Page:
Sidebend World by Charles Harper Webb (University of Pittsburgh)
Shell Game by Jordan Davis (Edge Books)

In truth, I wouldn’t bet much money on it. I suspect that not a single critic, who contributed to or compiled the lists I have referred to, read more than one of the books I have just nominated. l hope you don’t let their preferences hinder your interest in encountering poets who deserve standing room only audiences. It was, in fact, a pleasure to see that Michael Lally received that kind of reception at Beyond Baroque recently.

In the faint hope that my blog might nudge someone who in turn would nudge someone, who in turn etc., I would like to nominate two books in advance as worthy of these critics’ consideration: Tracks by Lynn McGee (Broadstone Books, January 15, 2019); and Every Ravening Thing by Marsha de la O, which is scheduled to be published by the University of Pittsburgh Press in April, 2019.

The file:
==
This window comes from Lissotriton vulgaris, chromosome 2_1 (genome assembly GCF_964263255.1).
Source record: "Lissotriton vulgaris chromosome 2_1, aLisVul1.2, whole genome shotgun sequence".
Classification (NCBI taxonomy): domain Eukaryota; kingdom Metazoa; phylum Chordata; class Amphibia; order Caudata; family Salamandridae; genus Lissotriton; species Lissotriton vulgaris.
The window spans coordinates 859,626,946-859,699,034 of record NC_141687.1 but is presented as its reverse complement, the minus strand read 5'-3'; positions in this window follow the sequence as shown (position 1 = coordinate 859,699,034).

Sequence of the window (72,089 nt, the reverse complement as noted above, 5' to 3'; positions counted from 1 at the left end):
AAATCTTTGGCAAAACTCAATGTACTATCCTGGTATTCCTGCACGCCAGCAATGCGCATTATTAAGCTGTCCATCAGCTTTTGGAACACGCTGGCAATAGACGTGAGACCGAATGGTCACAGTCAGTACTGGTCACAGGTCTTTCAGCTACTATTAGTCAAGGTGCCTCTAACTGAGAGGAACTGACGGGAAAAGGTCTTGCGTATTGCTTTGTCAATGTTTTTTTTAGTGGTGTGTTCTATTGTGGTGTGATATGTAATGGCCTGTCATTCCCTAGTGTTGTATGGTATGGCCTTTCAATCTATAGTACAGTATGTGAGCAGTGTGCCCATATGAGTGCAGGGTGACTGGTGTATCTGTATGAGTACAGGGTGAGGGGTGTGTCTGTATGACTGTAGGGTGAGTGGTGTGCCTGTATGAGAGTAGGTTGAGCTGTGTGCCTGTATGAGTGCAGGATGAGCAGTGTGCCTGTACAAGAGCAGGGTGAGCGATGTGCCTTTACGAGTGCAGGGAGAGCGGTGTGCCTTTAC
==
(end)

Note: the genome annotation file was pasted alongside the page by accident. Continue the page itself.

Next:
I fear, though, that it is no more likely that they will read this pair of books than it is likely that they got around to reading the following books in 2017:

The Zoo at Night by Susan Gubernat
Enter Here by Alexis Rhone Fancher
Barbie Chang by Victoria Chang

Verbal assurances will not suffice. I understand that it’s impossible to publish a review on every worthy book, but casual claims will not suffice to verify familiarity with these books. An e-mail in which they wrote at least one friend and commented on at least a pair of these books would serve far better in establishing that West Coast poets are getting a fair hearing. Until then, the incredibly minimal presence of poets based in Southern California from the lists of prominent critics elsewhere leaves me seriously skeptical as to the comprehensive scope of their annual reading. I am grateful that Sesshu Foster is getting his much deserved recognition, but that is such a token gesture towards this region as to be laughable.